Sandesh (confectionery)

Sandesh
Sondeshnolen.jpg
Nollen Sandesh from West Bengal, India
Origin
Place of origin India
Region or state Bengal
Dish details
Course served Dessert
Main ingredient(s) Jaggery (Gurr), Condensed Milk

Sandesh (Bengali: সন্দেশ Shôndesh, Hindi: संदेश) is a sweet snack originated and still very popular in Bengal region (present independent Bangladesh and West Bengal, a province of India ). It is created with milk and sugar [1]. Some recipes of Sandesh call for the use of chhana (curdled milk) or paneer instead of milk [2]. Some people in the region of Dhaka call it pranahara (literally, heart 'stealer') which is a softer kind of sandesh, made with mawa and the essence of curd [3]. Sandesh is also mentioned in the Bollywood film 'Devdas' (2002) where both Hindustani and Bengali cultures were portrayed. The best sandesh makers are from Narail and Dhaka in Bangladesh and Kolkata in West Bengal, India. Parijat, Rose Cream, Dilkhush, Abar Khabo, Chocolate Talsansh are among the most popular types. Nakur, Bhim Nag, Makhon and Nalin Sarkar are some of the shops in Kolkata. "Makha" sandesh hails from Bardhaman district.

Another popular Bengali sweet snack Ras malai is also a modified version of Sandesh. While Sandesh is dry, Ras malai is soaked in clotted cream. Ras malai from Comilla Bangladesh is the most popular of its kind.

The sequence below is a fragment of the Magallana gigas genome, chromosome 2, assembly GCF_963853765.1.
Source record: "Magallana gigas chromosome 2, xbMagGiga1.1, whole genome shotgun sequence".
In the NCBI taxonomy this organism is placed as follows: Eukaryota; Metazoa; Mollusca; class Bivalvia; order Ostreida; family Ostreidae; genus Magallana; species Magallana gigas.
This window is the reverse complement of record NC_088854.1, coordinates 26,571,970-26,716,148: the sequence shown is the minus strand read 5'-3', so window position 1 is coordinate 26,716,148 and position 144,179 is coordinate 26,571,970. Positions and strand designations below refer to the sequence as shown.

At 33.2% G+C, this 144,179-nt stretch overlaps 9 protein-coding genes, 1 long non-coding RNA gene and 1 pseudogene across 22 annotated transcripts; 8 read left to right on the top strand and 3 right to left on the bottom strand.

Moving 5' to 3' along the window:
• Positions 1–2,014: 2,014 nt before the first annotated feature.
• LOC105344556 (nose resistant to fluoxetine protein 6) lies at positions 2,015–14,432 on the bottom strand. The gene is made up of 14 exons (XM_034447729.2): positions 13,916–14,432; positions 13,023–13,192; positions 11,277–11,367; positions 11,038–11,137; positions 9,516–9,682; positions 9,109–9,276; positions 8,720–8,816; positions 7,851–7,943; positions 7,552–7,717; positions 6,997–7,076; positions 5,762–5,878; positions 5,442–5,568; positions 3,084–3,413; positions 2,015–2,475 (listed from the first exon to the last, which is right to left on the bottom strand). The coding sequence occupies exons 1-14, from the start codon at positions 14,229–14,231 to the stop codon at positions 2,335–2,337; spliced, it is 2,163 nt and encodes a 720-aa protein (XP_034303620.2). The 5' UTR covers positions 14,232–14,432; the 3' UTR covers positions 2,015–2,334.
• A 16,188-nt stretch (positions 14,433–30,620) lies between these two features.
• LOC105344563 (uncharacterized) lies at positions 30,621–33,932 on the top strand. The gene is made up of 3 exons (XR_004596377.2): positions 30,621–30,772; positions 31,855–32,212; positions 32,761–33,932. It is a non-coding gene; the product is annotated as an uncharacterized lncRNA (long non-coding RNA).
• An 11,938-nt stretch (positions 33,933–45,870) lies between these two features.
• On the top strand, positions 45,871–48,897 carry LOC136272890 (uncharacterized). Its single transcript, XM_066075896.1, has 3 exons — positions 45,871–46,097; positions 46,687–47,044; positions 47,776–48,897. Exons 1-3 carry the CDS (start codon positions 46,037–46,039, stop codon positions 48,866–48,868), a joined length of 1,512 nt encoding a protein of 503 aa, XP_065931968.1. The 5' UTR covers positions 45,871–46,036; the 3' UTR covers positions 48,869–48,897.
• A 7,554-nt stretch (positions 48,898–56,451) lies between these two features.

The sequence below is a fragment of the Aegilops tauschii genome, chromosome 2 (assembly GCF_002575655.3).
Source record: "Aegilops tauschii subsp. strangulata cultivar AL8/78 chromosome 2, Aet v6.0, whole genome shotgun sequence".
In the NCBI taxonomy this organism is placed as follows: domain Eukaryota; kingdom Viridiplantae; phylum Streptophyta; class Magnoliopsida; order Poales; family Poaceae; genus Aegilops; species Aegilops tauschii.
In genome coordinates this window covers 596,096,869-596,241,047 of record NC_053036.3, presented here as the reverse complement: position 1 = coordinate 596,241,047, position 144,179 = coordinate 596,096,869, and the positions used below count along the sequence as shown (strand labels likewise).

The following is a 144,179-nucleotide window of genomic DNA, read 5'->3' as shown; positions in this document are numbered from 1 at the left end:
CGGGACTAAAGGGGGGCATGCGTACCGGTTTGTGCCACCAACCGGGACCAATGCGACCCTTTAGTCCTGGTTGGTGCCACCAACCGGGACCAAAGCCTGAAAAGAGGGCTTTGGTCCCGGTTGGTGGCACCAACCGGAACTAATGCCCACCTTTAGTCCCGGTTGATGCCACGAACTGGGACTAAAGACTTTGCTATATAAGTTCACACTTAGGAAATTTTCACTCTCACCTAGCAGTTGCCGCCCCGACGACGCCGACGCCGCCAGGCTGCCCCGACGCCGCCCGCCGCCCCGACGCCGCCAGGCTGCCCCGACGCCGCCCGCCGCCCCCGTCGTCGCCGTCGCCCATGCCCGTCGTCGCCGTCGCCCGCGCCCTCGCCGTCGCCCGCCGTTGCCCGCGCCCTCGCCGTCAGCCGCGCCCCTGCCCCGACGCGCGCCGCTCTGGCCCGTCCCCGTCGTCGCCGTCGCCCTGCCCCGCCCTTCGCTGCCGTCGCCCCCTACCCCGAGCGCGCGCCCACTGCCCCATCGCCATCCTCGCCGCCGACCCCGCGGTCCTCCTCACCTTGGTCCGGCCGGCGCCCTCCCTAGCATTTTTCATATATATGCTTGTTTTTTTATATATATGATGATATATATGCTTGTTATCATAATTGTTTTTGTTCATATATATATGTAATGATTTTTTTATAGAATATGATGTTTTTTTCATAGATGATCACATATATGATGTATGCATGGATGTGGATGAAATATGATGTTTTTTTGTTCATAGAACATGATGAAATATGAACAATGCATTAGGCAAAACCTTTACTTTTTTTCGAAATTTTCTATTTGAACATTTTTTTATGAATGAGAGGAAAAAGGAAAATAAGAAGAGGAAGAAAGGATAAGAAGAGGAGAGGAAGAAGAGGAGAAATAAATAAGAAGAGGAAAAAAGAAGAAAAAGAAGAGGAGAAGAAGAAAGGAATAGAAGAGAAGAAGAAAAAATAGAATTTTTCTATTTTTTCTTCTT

Preparation

The most common way of making the sandesh is with the use of Chhana or cottage cheese. Chhana is the solid form which is separated by curdling milk, and it has wide application in sweet-preparation in Bengal. The simplest kind of Sandesh in Bengal is the kanchagolla. It is basically prepared by tossing the Chhana lightly with sugar over low heat. The sandesh is essentially hot, sweetened Chhana which has been shaped into balls. For the more complex and elaborately prepared sandesh, the chhana which is used for preparation is dried and pressed, flavoured with essence of fruits, sometimes even coloured and cooked to many different levels of consistencies. Sometimes it is filled with syrup, blended with coconut or kheer and moulded into a variety of shapes. These shapes can frequently be seen resembling conch-shells, elephants, fish etc. The shapes are mostly given my way of moulds. The majority of these moulds are carved out of stone, though some may also be carved from wood.

References

External links



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